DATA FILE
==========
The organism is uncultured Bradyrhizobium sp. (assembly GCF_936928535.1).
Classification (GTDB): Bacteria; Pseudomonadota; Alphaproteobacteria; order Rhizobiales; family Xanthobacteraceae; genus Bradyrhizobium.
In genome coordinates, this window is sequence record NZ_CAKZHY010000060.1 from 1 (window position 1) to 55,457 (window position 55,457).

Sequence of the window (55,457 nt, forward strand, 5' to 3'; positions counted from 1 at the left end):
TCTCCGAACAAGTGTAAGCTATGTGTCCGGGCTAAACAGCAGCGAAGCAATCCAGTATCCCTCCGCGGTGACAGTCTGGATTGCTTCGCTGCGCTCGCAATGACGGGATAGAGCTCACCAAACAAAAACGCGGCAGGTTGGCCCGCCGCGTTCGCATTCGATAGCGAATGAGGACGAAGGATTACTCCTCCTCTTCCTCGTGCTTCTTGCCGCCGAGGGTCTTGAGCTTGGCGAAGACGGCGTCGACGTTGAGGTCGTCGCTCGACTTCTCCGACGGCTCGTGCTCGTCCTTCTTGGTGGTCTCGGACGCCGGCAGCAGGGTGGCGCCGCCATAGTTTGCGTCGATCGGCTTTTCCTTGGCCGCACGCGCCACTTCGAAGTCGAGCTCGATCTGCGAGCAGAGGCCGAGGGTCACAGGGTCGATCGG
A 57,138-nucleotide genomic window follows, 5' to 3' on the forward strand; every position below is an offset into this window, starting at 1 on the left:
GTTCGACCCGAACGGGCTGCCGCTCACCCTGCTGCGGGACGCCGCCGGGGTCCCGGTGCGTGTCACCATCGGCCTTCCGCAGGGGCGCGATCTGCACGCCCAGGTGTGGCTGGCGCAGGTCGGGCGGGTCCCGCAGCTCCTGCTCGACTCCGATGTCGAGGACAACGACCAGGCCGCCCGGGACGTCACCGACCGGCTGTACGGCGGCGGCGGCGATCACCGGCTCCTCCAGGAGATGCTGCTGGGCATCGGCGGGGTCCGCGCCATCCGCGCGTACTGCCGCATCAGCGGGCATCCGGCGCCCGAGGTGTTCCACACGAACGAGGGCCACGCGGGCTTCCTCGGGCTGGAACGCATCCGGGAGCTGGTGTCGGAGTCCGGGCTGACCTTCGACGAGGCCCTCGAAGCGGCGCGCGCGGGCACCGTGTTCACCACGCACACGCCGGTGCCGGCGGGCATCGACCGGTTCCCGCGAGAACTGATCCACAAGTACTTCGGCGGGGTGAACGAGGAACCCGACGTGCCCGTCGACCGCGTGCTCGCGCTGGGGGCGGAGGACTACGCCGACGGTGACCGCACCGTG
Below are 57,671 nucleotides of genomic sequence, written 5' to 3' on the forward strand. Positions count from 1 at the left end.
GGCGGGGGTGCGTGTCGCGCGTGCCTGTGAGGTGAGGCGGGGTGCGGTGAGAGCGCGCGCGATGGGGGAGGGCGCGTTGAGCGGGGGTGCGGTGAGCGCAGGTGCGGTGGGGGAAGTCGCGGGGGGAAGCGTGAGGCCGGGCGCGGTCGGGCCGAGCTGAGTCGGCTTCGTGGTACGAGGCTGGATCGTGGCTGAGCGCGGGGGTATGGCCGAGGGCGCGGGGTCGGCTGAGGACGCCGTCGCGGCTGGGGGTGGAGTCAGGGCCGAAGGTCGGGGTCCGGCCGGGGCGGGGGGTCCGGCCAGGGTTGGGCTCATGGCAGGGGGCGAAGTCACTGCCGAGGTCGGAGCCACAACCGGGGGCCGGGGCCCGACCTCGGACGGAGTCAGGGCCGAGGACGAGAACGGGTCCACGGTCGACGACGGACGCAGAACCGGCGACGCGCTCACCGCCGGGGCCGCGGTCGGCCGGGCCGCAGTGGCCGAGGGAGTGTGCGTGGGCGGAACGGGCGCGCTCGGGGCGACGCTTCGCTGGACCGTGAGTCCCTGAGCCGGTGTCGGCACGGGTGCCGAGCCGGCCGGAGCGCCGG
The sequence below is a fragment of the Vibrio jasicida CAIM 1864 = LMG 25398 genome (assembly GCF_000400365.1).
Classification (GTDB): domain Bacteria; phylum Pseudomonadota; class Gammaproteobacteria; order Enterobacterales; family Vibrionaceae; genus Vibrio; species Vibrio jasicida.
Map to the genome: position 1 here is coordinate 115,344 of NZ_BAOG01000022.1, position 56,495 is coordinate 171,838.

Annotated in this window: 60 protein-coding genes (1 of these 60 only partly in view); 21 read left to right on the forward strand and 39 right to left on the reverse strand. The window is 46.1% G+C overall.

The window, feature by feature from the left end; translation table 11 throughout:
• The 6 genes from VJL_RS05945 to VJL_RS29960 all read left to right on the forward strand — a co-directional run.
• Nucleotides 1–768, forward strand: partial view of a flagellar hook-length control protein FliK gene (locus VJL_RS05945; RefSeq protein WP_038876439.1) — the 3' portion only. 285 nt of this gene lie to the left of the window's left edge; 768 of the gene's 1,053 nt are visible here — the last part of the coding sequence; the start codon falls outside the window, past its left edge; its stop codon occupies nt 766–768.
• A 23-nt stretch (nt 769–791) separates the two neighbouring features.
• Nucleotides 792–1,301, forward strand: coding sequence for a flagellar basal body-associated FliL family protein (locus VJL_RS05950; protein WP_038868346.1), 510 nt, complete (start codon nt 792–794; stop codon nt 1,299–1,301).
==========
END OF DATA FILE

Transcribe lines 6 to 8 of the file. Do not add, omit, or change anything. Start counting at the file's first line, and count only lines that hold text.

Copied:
A 57,138-nucleotide genomic window follows, 5' to 3' on the forward strand; every position below is an offset into this window, starting at 1 on the left:
GTTCGACCCGAACGGGCTGCCGCTCACCCTGCTGCGGGACGCCGCCGGGGTCCCGGTGCGTGTCACCATCGGCCTTCCGCAGGGGCGCGATCTGCACGCCCAGGTGTGGCTGGCGCAGGTCGGGCGGGTCCCGCAGCTCCTGCTCGACTCCGATGTCGAGGACAACGACCAGGCCGCCCGGGACGTCACCGACCGGCTGTACGGCGGCGGCGGCGATCACCGGCTCCTCCAGGAGATGCTGCTGGGCATCGGCGGGGTCCGCGCCATCCGCGCGTACTGCCGCATCAGCGGGCATCCGGCGCCCGAGGTGTTCCACACGAACGAGGGCCACGCGGGCTTCCTCGGGCTGGAACGCATCCGGGAGCTGGTGTCGGAGTCCGGGCTGACCTTCGACGAGGCCCTCGAAGCGGCGCGCGCGGGCACCGTGTTCACCACGCACACGCCGGTGCCGGCGGGCATCGACCGGTTCCCGCGAGAACTGATCCACAAGTACTTCGGCGGGGTGAACGAGGAACCCGACGTGCCCGTCGACCGCGTGCTCGCGCTGGGGGCGGAGGACTACGCCGACGGTGACCGCACCGTG
Below are 57,671 nucleotides of genomic sequence, written 5' to 3' on the forward strand. Positions count from 1 at the left end.